- Rated PG-13
- Buy the BD
All photos © Warner Bros.
Reviewed by Will Harris
atching Hollywood try to transform Russell Brand into as significant a box office draw in the United States as he is in his native United Kingdom is as thrilling as any amusement park ride.
Not only is Brand in possession of a quick, rapier-sharp wit, but due to his careful choice of words and unconventional delivery, he’s often halfway into his next joke before you’ve realized quite how hysterical the previous joke was. Unfortunately, he’s also scruffy, gawky, and so unabashedly British that you’d expect him to be as unmarketable to the average American as Eddie Izzard. Instead, Brand defied the odds against him, pulling such buzz from playing rocker Aldous Snow in “Forgetting Sarah Marshall” that Universal promptly gave the character his own movie (“Get Him to the Greek”), which went on to earn more than $88 million at the box office. Now, Warner Brothers has given him the title role in a remake of “Arthur.” Surely this is where the runner stumbles, isn’t it?
Well, it remains to be seen how moviegoers will respond to the film, but from this vantage point, director Jason Winer’s take on the 1981 Dudley Moore classic is remarkably successful. This really shouldn’t come as a tremendous surprise to anyone who’s seen Brand on one of his many talk show appearances or during his opening monologue when he hosted “Saturday Night Live.” Forever mischievous and seemingly unable to maintain his concentration for more than a few moments at a stretch, Brand may not be quite as much of a man-child as millionaire playboy Arthur Bach, but it’s hard not to see a general resemblance between the character and Brand’s real-life persona.
For those unfamiliar with the original film, the premise is a simple one. Arthur’s filthy rich, but when his woefully immature ways put the future of the family business in jeopardy, his mother (Geraldine James) gives him an ultimatum: marry the personally horrible but socially outstanding Susan Johnson (Jennifer Garner) or lose his $950 million inheritance. Unwilling to give up the life of luxury which he has understandably come to adore, Arthur relents to his mother’s demands and begrudgingly asks Susan to take his hand in marriage…which, of course, is right about the time he meets Naomi Quinn (Greta Gerwig), the blue-collar cutie whom he instantly decides is the true love of his life.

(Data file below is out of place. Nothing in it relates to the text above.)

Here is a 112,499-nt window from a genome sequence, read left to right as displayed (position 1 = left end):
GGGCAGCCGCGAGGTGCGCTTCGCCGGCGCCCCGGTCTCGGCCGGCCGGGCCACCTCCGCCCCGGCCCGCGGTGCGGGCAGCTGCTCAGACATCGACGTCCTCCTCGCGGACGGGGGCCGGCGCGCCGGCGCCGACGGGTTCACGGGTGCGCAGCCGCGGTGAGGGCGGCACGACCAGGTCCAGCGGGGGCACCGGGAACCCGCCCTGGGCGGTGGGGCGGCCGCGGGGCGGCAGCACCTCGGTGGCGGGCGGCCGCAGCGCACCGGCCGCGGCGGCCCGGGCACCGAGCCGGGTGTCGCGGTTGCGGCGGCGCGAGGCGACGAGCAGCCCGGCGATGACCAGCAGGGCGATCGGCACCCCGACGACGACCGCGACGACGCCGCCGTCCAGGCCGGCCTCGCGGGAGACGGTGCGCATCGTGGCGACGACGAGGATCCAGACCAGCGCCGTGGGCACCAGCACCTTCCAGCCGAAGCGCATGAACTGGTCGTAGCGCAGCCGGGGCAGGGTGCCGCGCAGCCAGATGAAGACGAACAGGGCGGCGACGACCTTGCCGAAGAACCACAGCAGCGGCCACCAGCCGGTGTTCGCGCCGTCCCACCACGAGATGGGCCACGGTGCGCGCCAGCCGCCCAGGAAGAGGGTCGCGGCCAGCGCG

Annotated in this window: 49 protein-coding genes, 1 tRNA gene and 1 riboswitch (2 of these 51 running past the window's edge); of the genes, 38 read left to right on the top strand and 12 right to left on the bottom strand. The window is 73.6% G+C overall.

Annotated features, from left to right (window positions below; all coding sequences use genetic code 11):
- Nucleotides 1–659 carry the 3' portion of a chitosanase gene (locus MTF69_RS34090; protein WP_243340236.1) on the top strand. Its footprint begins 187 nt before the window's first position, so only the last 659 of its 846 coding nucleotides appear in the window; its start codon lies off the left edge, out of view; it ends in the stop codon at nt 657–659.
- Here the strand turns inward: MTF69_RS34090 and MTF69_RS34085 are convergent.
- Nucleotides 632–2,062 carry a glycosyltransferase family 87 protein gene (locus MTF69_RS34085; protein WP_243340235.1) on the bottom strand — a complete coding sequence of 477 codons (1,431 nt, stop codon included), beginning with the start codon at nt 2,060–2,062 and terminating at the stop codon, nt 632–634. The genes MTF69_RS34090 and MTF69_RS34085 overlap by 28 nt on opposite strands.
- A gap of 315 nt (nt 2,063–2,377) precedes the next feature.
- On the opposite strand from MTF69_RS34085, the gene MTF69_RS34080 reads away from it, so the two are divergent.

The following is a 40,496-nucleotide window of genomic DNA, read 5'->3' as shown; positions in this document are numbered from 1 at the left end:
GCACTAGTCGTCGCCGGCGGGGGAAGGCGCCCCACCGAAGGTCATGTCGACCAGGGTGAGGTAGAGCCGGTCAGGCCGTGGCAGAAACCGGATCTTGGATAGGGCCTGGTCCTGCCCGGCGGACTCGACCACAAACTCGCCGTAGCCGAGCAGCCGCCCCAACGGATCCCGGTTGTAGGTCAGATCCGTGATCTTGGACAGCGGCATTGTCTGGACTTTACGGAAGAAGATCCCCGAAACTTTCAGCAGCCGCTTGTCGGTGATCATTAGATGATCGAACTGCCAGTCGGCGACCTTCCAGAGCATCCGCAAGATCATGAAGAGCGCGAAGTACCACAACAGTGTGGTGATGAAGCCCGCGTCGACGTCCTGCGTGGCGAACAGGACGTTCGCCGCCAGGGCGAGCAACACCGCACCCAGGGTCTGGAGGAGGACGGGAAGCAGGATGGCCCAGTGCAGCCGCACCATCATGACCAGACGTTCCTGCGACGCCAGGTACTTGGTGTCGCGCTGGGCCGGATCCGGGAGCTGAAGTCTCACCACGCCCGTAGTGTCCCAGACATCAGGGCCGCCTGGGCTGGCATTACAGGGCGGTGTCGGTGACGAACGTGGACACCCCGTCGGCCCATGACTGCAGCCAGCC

Helping Arthur through life – because he really is quite helpless, you know – is his nanny, Hobson, played to stern, sarcastic perfection by Helen Mirren. Indeed, with or without the character’s change in gender from the original film, it’s hard to imagine anyone else quite so successfully filling John Gielgud’s shoes. (Pay attention whenever Arthur mocks Hobson by imitating her: the reason she says he doesn’t sound anything like her is because he’s clearly doing a Gielgud impression.)
The idea of a 21st century remake of “Arthur” seemed rather fraught with the potential for disaster. Would they play down the character’s alcoholism in these far too politically-correct times of ours? Thankfully, they did no such thing: he’s soused from the get-go. Would they try to go low-brow in an attempt to appeal to today’s lowlier comedic sensibilities? If anything, they’ve gone in the opposite direction, allowing Brand to regularly deliver lines which, based on our advance screening, will only tickle the funny bone of the more highbrow members of the audience. (There was only a smattering of laughter when Arthur responds to claims that he’s an idiot with the so-brilliant-I-had-to-write-it-down retort, ''I don't consider it to be idiocy, but a savantish gift for defying death with fun!'')
Beyond Brand and Mirren, the rest of the cast of “Arthur” is only just okay. Gerwig is certainly cute enough to make most men’s hearts go pitter-pat, but she lacks the presence to make you believe that a man would give up $950 million to spend the rest of their life with her. Ironically, the only reason the premise works is because Garner plays Susan as such a loathsome woman that the idea of having to marry her that, okay, you just might give up $950 million to avoid it. Luis Guzman is funny enough as Arthur’s clueless chauffeur, but it’s a one-joke character. As for Nick Nolte, who plays Garner’s father in the film, he never manages to live up to his introduction, but, man, it’s a great introduction.
“Arthur” didn’t need to be remade, but it has been, and as the results are hilarious, perhaps it’s best if we simply lean back, have a drink, and enjoy the fun. Fans of the original can sneer all they want, but this is about as good as we could have hoped for and serves as the perfect showcase for Brand’s, uh, brand of comedy.